The World Zionist Congress: day 1

It turns out that the (entirely unpredictable) risk of plastering the phrase “Non-Stop Zionism” all over the podium is that the Prime Minister of the State of Israel might give his keynote address with his head covering the “Non”:

Photo 20-10-2015, 10 54 31
More charming in the original Hebrew: “Zionism without breaks”

Thus it was that Bibi Netanyahu rose to address the 37th World Zionist Congress with the slogan “Stop Zionism” adorning his unexpectedly subversive left shoulder – after the chair desparately tried to get order in the room full of rowdy Jews by hissing into the microphone, “Please can you all sit down and stop talking, the Prime Minister is coming!” Just one step away from going to fetch the headteacher.

To rapturous applause from an adoring audience, he explained that he was going to tell us “10 big lies” (drawing on your skills, fair play, mate). I was expecting a ‘Call My Bluff’-style gameshow where the listeners were tasked with detecting the lies, but it turned out that he was busting lies commonly told by Arabs.

One of the lies he addressed was the utterly untrue factual statement that: “There should be international observers on Temple Mount to maintain peace.” A lesser man might have accepted this as an expression of opinion – and an entirely inoffensive opinion at that – but not Netanyahu. He let the lying bastard have it with both barrels.

(As it happens, the fine line between fact and opinion was a recurring theme of the day: later on it was announced that “non-stop Zionism is a fact, not just a slogan” – and aside from it obviously being a slogan, one is left wondering exactly what the ‘fact’ actually means…)

My fellow lefties and I didn’t join in the standing ovation that followed Bibi’s contribution, and a man sitting behind rebuked us: “You should stand. He’s the Prime Minister of the State of Israel!” Really? Gosh, I’d had literally no idea who it was that spent the last hour giving a speech to us.

Bibi’s uncontroversial, unifying rhetoric was the high point of Congress decorum. The rest of it was so chaotic that it’s a wonder the Jews ever managed to get a state together. The event was officially opened by the “Congress Elder” (who certainly didn’t look like the sort of person to lead a world-dominating Jewish plot: appearances can be deceptive) and then we heard from the Chief Justice of the World Zionist Supreme Court.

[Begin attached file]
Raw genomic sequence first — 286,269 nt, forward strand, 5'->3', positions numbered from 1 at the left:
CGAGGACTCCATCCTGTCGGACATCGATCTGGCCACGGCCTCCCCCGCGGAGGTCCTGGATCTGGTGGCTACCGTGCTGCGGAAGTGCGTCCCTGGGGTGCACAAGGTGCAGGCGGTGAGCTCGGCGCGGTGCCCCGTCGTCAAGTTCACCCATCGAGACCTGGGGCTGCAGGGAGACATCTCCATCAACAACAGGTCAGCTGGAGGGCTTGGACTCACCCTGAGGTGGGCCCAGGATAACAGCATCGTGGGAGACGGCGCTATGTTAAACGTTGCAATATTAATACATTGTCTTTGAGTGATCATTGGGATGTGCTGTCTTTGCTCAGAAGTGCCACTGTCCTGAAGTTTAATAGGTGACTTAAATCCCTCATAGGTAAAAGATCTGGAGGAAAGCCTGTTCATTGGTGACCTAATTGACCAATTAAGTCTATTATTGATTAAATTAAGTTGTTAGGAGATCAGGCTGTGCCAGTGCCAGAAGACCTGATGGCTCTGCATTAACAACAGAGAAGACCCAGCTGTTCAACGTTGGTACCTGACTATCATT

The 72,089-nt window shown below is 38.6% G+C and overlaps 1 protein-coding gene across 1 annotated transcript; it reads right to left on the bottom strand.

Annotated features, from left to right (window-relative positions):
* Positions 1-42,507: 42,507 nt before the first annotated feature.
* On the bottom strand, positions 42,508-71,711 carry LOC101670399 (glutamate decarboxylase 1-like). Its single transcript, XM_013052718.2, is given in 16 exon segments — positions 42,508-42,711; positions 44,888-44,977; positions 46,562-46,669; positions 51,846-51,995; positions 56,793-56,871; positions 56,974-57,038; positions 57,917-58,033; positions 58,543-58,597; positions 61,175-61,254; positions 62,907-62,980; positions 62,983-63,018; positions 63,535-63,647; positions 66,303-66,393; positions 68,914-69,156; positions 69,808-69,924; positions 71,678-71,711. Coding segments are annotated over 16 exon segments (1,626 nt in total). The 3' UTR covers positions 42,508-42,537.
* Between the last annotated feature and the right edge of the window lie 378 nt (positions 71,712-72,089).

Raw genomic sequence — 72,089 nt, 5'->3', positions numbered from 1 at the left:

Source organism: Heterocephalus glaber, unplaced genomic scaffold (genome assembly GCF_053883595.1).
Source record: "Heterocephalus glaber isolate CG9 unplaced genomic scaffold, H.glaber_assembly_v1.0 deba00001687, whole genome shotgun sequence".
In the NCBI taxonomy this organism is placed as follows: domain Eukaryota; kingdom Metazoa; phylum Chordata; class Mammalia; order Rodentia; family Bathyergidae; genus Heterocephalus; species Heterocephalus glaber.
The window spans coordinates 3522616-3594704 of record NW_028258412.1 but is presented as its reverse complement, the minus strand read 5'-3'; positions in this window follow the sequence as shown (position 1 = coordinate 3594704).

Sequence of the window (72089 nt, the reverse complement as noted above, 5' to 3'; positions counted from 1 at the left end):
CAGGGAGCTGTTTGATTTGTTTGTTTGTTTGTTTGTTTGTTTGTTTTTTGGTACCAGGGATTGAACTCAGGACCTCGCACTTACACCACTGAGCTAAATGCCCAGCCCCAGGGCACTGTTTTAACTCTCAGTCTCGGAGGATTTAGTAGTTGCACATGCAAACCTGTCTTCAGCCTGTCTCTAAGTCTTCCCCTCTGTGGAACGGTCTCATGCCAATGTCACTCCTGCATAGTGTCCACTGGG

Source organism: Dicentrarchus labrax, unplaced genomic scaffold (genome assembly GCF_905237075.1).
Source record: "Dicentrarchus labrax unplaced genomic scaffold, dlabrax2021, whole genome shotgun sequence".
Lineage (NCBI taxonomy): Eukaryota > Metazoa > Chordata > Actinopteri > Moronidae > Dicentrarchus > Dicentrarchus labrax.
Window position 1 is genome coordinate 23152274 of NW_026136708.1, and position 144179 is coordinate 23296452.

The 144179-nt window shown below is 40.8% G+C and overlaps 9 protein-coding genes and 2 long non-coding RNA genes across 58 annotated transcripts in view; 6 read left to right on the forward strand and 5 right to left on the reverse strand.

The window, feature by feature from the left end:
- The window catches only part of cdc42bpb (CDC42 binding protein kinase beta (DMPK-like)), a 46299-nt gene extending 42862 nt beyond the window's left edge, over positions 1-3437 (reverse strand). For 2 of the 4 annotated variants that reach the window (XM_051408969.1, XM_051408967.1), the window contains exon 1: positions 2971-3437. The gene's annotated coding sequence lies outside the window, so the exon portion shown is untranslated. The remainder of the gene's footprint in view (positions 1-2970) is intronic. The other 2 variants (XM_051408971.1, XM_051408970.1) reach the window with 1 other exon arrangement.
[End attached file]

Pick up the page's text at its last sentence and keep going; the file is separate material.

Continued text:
The World Zionist Supreme Court was, I firmly believe, so named with the express purpose of provoking conspiracy theories which we can then have the pleasure of calling out as anti-Semitic. The institution serves no purpose other than whinging.

The Chief Justice continued the classroom behaviour theme by refusing to start her speech “until you all stop talking”. Then she launched into a long speech about the importance of Zionism and of the Israeli government cracking down on security. It’s nice finally to meet a judge who feels able to speak their mind on intensely political controversies without worrying about all this ‘impartiality’ nonsense.

Finally she turned to a judicial topic: “All these election appeals… they are not necessary, they should not have happened.” Well, quite. Stop expecting the poor jurist actually to go to all the effort of doing her job.

“Please, Mrs Butler,
This slate, Arzenu,
Keeps winning elections, miss,
What shall I do?”

“Try to campaign better, girl,
Join the PSC.
Do whatever you think, my dear,
But don’t ask me!”

In fact, a dismissive attitude to democratic concerns marked most of the rest of the day. The decisions had all been predetermined in surreptitious corridor conversations, so delegates didn’t need to go through all the bother of actually voting.

Instead, the chair would call, “In favour?”, one seemingly nominated person at the front would half-heartedly raise their hand, no-one would expend the calories necessary to vote against, and it would be declared that the support of a majority of the 750-odd delegates (in some cases, very odd delegates) had been secured.

A Gala rounded off the day with Israeli singers, film clips, the Speaker of the Knesset, a Herzl impersonator riding a Segway, and – to cheer our hearts – a glitzy showreel of modern anti-Semitism: hooray, the Jewish people still has something to feel aggrieved about!

On the subject of feeling aggrieved, today will see the ever-popular sub-committee meetings. They’re the bit to which delegates were advised not to wear nice clothes. One British representative threatened that if their motion gets rejected they’ll take it to the Knesset (and my dad’s a policeman, too).

Join the blog again tomorrow for the sketch!

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